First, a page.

“Reel to Reel” is a play about a nearly 60 year marriage. In an interview for the program notes, playwright Kolvenbach stated, “I wanted to write about marriage and relationships, intimacy. I wanted to try to write a play that was both about intimacy and that was itself an intimacy.”
The challenge then: to create the story of a marriage that goes beyond anything you’ve seen before, drawing you into a level of intimacy that is quite startling.
There are certainly many plays featuring marriages, and many of them are quite intimate. To name a few with which most theatre goers are familiar: “Lion In Winter,” “Who’s Afraid of Virginia Woolf,” “A Cat On A Hot Tin Roof,” “A Streetcar Named Desire,” “Death of a Salesman,” or, if you want to go light, “The Four Poster,” or perhaps “Private Lives.”
It is a challenge for any playwright to say or show something new about a marriage.
Kolvenbach’s approach is highly original and effective. In most plays about a marriage (or any relationship), the focus is on the story: how do the characters function in the world? what happens to them? how are they changed?
In “Reel To Reel,” there is virtually nothing to be said about what happens to Maggie and Walter, but rather, the focus is on what happens between them, alone. We never learn, for example, if they have ever had children. We know they have had careers. Maggie, we gather, is a public success as an artist with many colleagues and admirers and a career that involves travels to far away places, but we learn almost nothing of that life. Walter had ambitions to make movies.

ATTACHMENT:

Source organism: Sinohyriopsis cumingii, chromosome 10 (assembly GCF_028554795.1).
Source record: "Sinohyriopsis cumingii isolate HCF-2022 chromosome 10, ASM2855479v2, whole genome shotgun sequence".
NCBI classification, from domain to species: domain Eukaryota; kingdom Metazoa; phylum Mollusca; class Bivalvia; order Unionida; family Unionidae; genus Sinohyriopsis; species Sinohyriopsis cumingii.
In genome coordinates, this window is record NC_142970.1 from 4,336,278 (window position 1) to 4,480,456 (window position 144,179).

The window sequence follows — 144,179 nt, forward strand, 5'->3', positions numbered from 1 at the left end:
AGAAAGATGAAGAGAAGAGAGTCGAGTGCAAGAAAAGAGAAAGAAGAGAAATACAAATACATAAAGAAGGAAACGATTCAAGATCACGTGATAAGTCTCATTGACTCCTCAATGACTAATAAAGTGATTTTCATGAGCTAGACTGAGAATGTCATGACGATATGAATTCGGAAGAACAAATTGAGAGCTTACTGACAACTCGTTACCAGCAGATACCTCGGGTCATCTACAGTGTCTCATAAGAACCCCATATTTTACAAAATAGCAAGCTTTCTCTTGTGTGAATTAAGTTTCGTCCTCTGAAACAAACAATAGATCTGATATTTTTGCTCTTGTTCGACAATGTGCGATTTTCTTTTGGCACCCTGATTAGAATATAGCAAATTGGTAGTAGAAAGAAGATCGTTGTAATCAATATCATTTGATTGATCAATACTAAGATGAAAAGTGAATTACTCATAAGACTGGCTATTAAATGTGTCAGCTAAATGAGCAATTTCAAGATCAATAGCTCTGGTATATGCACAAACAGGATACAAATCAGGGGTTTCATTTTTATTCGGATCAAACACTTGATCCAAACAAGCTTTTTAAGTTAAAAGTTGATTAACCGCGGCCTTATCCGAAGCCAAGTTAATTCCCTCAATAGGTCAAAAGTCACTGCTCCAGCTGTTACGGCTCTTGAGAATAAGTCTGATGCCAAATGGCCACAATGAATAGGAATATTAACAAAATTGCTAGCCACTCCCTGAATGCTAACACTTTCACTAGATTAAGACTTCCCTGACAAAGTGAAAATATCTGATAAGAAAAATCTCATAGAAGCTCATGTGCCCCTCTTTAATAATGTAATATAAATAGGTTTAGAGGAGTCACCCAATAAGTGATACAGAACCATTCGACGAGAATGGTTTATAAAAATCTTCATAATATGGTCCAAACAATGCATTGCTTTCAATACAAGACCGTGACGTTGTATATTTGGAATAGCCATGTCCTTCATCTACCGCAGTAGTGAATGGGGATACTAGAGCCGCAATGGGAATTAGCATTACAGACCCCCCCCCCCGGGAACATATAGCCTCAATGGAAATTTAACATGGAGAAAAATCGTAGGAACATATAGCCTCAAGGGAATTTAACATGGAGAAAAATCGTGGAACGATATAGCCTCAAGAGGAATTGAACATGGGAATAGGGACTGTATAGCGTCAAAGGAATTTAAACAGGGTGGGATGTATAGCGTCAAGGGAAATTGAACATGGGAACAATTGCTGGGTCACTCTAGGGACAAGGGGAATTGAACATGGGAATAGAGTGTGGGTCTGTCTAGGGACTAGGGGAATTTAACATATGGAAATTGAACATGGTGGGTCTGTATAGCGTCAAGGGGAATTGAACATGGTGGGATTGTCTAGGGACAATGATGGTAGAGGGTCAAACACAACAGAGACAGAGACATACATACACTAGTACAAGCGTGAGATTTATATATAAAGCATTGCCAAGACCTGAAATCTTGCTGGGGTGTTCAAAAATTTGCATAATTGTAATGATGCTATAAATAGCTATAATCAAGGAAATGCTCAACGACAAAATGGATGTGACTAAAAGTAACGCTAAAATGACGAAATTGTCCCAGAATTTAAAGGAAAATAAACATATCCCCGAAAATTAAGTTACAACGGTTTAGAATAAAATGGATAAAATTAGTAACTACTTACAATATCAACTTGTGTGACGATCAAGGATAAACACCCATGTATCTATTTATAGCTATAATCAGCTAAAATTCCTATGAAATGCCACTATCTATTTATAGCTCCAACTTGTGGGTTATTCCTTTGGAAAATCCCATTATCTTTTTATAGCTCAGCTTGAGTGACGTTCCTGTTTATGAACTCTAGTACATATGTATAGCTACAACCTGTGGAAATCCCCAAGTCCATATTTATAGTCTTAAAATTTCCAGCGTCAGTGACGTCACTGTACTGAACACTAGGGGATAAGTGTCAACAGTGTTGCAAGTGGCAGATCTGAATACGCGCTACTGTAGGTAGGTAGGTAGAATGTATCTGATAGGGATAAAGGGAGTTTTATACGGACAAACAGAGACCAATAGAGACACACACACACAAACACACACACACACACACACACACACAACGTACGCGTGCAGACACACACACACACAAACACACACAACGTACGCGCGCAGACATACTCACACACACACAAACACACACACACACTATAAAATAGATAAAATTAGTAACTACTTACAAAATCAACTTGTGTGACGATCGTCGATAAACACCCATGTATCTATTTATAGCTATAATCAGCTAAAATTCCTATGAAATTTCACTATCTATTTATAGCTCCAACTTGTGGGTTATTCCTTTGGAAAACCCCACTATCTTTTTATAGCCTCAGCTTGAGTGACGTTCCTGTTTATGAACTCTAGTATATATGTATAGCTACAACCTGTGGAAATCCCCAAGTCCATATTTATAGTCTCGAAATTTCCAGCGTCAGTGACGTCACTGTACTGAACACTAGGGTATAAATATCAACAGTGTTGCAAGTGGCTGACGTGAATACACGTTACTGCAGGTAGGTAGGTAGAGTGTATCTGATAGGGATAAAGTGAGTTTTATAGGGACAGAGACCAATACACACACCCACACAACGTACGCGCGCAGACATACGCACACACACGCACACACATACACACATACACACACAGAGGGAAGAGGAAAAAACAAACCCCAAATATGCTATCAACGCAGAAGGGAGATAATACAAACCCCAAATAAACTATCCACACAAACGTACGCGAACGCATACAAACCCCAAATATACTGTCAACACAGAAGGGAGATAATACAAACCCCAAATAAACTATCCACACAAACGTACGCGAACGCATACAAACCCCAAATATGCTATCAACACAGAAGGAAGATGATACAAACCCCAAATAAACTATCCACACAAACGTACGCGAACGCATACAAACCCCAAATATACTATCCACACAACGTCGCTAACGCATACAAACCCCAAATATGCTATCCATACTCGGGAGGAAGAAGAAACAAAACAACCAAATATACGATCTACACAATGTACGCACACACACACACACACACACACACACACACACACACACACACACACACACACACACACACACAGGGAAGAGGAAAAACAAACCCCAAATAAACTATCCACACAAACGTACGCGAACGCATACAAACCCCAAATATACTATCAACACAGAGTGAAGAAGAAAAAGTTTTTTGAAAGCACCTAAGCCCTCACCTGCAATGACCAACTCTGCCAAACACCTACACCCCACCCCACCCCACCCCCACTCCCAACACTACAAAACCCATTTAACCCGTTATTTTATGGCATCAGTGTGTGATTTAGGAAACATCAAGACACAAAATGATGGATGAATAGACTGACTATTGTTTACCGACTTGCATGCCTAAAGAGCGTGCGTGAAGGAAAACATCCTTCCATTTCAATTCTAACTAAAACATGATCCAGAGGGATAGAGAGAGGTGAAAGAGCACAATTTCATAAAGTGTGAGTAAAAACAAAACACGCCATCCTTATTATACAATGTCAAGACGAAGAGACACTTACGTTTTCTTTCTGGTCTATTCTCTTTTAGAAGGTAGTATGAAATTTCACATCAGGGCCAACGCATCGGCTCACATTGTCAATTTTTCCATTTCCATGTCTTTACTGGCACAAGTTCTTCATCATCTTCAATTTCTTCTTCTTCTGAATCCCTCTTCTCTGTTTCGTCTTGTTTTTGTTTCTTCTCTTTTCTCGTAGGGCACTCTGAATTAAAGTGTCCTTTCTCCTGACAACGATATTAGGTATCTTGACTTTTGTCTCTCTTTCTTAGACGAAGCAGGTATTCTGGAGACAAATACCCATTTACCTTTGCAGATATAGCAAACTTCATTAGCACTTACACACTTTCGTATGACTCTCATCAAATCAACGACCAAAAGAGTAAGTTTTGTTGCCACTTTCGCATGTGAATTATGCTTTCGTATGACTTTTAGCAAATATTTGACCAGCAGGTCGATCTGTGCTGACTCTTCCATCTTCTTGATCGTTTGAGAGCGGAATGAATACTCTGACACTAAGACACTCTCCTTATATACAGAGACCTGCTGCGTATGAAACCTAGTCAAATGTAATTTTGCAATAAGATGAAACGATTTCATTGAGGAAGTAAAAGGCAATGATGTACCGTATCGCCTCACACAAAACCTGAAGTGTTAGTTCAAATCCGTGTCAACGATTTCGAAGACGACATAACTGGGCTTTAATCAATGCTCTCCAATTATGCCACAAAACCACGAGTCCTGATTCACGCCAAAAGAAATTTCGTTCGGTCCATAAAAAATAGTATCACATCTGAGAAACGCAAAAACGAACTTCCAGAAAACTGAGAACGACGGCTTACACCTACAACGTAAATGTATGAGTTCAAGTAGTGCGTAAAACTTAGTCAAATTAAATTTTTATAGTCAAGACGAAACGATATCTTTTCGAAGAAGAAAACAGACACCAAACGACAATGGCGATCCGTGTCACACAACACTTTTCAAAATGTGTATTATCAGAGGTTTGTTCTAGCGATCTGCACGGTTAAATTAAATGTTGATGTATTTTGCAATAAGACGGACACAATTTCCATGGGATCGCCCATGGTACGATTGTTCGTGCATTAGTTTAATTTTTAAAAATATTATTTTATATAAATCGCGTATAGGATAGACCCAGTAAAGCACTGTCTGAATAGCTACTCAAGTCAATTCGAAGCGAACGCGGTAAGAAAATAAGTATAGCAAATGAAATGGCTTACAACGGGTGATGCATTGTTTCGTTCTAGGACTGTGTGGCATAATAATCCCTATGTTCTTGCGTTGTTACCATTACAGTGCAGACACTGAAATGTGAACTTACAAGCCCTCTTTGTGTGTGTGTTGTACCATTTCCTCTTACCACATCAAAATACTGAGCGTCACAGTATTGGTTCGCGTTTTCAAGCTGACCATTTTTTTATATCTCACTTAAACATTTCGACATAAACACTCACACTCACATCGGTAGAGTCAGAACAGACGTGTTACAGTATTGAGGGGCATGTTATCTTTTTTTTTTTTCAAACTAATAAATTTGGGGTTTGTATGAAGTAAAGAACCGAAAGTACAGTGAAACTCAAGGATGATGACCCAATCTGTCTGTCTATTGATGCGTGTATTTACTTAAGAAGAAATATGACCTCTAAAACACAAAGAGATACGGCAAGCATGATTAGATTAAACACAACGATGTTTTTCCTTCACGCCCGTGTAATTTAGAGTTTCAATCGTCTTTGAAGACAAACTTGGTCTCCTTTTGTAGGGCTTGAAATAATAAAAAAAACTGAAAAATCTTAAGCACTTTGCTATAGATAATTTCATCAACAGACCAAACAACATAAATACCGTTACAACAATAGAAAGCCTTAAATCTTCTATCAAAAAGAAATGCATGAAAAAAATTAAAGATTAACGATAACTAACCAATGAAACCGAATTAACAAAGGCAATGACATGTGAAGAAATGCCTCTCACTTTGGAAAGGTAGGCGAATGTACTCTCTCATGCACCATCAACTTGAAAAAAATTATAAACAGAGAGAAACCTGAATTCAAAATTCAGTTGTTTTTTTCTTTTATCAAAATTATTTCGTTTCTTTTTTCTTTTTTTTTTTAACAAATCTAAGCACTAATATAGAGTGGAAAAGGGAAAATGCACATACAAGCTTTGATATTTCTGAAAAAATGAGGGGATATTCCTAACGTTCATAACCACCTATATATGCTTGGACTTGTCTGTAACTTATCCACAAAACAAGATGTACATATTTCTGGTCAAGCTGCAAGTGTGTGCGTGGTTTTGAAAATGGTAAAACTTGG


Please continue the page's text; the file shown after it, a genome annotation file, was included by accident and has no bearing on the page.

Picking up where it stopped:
The play pretty is a series of intimate domestic scenes about very little: where will we go for dinner? What do you like best about me? Do you remember when?
To tell this story, Kolvenbach has come up with a remarkable and effective conceit: There are four actors on stage playing a single couple simultaneously. Sometimes, an older actor is matched with the younger partner, sometimes not. It doesn’t matter: they are the same person. The effect is that we seem to be looking at this long marriage as a single moment as well as a single person.We encounter this marriage all at once, outside time.
This is very difficult to describe. The effect is to bring us inside the relationship to an almost uncanny degree.
The success of this piece depends upon what can only be described as a miracle of casting: without any doubt, the older and younger actors appear to be the same person, physically, emotionally, vocally, in every detail. The result is far more convincing, I suspect, then a single actor could achieve with makeup and physical imitation, no matter how skillful. Rarely does one see actors achieve this level of empathy. If ever a company deserves an award for ensemble work, this one does! (They are: Will Marchetti, Andrew Pastides, Zoë Winters, and Carla Spindt.
There is not much of a story to tell. There is little suspense. We know how it all ends. It is like meeting a person you instantly, really, really like, and spending a few hours of pleasant companionship.
It’s wonderful and unique.
“Reel to Reel” plays at Magic Theatre through February 25th. For further information, click here.
Rating: ****1/2 (for an explanation of Theatrestorm’s rating scale, click here.)
“Reel To Reel,” written and directed by John Kolvenbach. Produced by Magic Theatre. Set & Projection Design: Erik Flatmo.Costume Design: Meg Neville. Lighting Design: Wen-Ling Liao. Foley Design: Sara Huddleston. Props Design: Tatjana Jessee.
Cast: Maggie 1: Zoë Witners. Walter 1: Andrew Pastides. Maggie 2: Carla Spindt. Walter 2: Will Marchetti.